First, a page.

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hearing impairment

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An impairment means there is a change in the way a certain body part works that is different from usual. The impairment may not even be noticeable or have any effect on how the person functions. Or the impairment may be obvious and may make it difficult or impossible for the person to do certain activities. A hearing impairment means there is a change in what a person hears. This can range from having difficulty hearing certain sounds to complete deafness, or loss of all hearing.

What is the information for this topic?
How does hearing impairment happen?

Hearing impairment can be congenital, meaning the person is born with the impairment, or can be acquired later in life. Damage to the hearing nerves, infections, exposure to loud sounds, or exposure to toxic substances can all cause impaired hearing. Sometimes, a simple build-up of normal earwax can impair hearing. Children may push a foreign object into the ear canal. As people get older, it becomes harder to hear certain frequencies, such as high-pitched sounds. ringing in the ears, or tinnitus, may make it difficult to hear sounds. People with head injuries may become very sensitive to sounds and find that noise is painful to the ears.

Who might get this impairment?

Hearing impairment can occur at any age, even before birth. Anyone can develop a hearing impairment during his or her lifetime.

Are there ways to lessen the impairment?

It is possible to reduce the risk of acquiring a hearing impairment. Avoiding prolonged and repeated loud sounds is important. Keeping music volume down in the car and at home will also help reduce hearing impairment. People who must be in noisy places, such as those who work near jackhammers or airplanes, or at a shooting range, should wear ear protection to protect against occupational hearing loss. Simple earplugs and specially designed ear protectors are effective. People should tell their doctors if they develop Ringing in the ears or difficulty hearing any sounds. Pregnant women should get antenatal care to help prevent hearing problems in the baby.

After a hearing impairment has occurred, there may be ways to improve the hearing. Hearing aids help certain types of hearing loss. Surgery may repair damaged ear structures and nerves. People can learn lip reading, which helps them to understand words they cannot hear clearly. Specially trained dogs can alert the person to sounds or activity. An audiologist is a specialist in treating hearing impairments. The audiologist works closely with a doctor who also specialises in ears to find the best approach to treatment.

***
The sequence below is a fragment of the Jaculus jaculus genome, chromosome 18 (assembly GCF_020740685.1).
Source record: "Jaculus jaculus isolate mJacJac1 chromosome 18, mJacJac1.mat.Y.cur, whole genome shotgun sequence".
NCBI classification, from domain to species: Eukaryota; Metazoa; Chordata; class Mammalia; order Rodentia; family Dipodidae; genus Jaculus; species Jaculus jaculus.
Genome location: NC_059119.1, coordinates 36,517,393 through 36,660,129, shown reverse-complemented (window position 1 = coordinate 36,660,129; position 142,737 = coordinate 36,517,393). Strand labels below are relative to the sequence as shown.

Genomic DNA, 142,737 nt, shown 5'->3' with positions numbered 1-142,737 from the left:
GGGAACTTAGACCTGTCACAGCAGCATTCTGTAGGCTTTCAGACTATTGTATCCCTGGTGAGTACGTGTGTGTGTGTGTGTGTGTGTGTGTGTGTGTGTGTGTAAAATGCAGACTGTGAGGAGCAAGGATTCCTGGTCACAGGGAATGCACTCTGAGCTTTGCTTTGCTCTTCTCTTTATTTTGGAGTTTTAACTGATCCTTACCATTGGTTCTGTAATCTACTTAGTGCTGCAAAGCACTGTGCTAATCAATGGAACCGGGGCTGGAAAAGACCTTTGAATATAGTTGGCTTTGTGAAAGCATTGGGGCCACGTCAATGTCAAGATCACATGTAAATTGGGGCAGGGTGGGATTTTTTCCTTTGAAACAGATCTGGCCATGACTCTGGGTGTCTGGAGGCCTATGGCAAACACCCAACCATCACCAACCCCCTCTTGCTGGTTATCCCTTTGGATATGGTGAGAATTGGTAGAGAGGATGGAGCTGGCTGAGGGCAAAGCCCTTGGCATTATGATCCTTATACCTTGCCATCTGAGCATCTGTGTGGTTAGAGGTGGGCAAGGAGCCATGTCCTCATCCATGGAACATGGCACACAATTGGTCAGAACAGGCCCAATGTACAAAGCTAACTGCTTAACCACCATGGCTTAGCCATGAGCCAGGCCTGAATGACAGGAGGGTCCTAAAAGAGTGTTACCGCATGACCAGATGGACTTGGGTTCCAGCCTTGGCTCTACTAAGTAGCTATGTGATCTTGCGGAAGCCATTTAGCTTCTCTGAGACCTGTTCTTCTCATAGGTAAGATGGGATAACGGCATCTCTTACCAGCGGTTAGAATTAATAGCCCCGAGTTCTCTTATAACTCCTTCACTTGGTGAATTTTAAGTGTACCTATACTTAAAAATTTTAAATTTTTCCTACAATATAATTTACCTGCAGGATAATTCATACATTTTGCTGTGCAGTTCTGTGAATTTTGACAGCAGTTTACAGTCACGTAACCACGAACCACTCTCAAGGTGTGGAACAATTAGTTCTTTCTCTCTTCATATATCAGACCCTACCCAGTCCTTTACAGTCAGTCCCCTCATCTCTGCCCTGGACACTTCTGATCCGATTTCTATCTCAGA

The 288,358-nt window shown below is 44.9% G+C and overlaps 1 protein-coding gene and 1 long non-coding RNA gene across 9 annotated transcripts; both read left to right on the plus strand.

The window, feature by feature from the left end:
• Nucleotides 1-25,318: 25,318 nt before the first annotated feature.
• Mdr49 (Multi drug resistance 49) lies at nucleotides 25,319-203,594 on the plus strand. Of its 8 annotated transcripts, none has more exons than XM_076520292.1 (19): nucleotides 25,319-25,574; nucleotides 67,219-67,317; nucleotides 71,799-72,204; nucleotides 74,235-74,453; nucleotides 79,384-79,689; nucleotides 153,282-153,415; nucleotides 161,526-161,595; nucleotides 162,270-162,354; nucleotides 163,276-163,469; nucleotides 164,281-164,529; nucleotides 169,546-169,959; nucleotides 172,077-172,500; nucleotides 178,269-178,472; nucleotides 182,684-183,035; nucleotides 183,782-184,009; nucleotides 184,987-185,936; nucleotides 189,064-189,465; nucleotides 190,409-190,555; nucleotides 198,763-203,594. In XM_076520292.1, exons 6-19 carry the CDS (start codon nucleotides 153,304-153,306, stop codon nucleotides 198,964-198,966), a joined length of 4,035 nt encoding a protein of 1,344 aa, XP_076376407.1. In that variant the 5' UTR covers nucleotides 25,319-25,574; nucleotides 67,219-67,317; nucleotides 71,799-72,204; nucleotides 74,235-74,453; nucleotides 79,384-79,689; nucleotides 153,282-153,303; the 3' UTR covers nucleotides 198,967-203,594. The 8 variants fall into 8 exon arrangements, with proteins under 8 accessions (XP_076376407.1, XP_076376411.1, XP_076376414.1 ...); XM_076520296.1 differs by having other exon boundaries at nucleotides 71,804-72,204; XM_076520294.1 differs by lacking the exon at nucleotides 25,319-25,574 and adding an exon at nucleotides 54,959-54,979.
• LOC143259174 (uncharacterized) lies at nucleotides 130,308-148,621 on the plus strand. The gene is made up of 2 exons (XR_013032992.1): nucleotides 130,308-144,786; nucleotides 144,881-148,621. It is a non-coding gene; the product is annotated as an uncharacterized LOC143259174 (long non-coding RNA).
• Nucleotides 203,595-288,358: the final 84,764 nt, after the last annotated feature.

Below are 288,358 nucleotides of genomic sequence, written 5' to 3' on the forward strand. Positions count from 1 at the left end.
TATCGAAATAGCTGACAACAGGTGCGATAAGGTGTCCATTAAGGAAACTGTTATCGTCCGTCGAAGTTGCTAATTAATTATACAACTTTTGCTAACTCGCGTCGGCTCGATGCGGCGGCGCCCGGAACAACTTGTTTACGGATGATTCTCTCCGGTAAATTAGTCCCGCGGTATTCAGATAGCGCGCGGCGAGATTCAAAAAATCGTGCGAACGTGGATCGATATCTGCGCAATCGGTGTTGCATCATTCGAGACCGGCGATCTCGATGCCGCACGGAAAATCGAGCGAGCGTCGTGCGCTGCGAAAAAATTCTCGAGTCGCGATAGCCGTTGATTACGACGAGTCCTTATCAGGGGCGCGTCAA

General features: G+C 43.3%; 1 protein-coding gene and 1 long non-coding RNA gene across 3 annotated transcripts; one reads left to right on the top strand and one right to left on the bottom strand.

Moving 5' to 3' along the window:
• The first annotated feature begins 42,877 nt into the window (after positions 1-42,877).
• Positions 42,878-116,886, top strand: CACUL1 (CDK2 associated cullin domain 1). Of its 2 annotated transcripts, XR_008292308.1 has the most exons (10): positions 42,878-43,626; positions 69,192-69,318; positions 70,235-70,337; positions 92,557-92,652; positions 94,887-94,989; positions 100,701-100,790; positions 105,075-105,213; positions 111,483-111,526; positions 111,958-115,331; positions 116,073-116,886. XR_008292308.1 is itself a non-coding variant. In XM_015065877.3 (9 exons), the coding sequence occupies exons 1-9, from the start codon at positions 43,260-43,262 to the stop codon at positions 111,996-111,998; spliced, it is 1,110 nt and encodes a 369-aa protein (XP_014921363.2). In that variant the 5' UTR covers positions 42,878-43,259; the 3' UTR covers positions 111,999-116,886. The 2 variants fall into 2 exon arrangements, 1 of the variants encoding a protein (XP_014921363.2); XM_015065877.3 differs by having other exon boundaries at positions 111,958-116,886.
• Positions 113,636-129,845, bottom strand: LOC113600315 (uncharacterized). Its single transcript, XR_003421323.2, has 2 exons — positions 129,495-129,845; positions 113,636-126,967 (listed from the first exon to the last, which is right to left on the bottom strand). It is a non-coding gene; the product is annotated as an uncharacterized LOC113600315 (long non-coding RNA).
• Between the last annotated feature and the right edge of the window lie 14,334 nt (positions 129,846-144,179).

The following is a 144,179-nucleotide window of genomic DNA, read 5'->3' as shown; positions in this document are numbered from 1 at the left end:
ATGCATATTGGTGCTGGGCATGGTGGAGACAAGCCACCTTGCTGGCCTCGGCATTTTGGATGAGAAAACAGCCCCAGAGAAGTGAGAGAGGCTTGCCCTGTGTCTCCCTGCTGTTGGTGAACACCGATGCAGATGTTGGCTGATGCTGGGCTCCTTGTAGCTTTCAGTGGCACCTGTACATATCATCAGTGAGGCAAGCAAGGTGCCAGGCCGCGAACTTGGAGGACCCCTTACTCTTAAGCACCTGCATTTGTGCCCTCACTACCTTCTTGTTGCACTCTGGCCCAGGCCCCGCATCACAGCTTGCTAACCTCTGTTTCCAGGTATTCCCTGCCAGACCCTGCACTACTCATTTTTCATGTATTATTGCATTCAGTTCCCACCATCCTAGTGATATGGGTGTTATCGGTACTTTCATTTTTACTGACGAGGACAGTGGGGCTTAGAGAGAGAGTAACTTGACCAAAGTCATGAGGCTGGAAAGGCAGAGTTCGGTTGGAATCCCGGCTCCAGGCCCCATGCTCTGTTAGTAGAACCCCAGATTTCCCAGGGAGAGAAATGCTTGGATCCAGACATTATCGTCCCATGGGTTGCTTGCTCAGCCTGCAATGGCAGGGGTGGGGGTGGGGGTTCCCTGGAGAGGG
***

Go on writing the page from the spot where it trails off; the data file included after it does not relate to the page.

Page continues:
How do people with this impairment function?

It is possible to live a nearly normal lifestyle with a hearing impairment. Many people have ways to compensate, such as hearing aids or lip reading, so that they can still participate in activities. It is even possible to drive a vehicle. For safety, people with hearing impairments may need other signals to replace sounds they cannot hear. For example, a telephone can be hooked up to a light that flashes when it rings. Extra care must be taken wherever sounds are used as safety warnings. For example, construction vehicles make a beeping sound when backing up. A person with a hearing impairment will either need some other signal or the assistance of a person who can hear well.

It's important to treat a person with a hearing impairment normally. One should look at the person when speaking, and be sure to speak clearly. Hands and long hair should be kept away from the face because they block the person's view for lip reading. Faces should be well lighted and not in shadow, and people should avoid eating or chewing gum while talking. The person may ask others to spell or write words. Gestures often help clarify the message. The person with a hearing impairment can tell others the best way to make it easier to communicate. Hearing impairment does not, of course, affect intelligence. The person is still able to think and make decisions. Most people with hearing impairment can speak.

Author: Karen Preston, PHN, MS, CRRN
Reviewer: HealthAnswers Australia Medical Review Panel
Editor: Dr David Taylor, Chief Medical Officer HealthAnswers Australia
Last Updated: 1/10/2001
Potential conflict of interest information for reviewers available on request

This website and article is not a substitute for independent professional advice. Nothing contained in this website is intended to be used as medical advice and it is not intended to be used to diagnose, treat, cure or prevent any disease, nor should it be used for therapeutic purposes or as a substitute for your own health professional's advice.  All Health and any associated parties do not accept any liability for any injury, loss or damage incurred by use of or reliance on the information.


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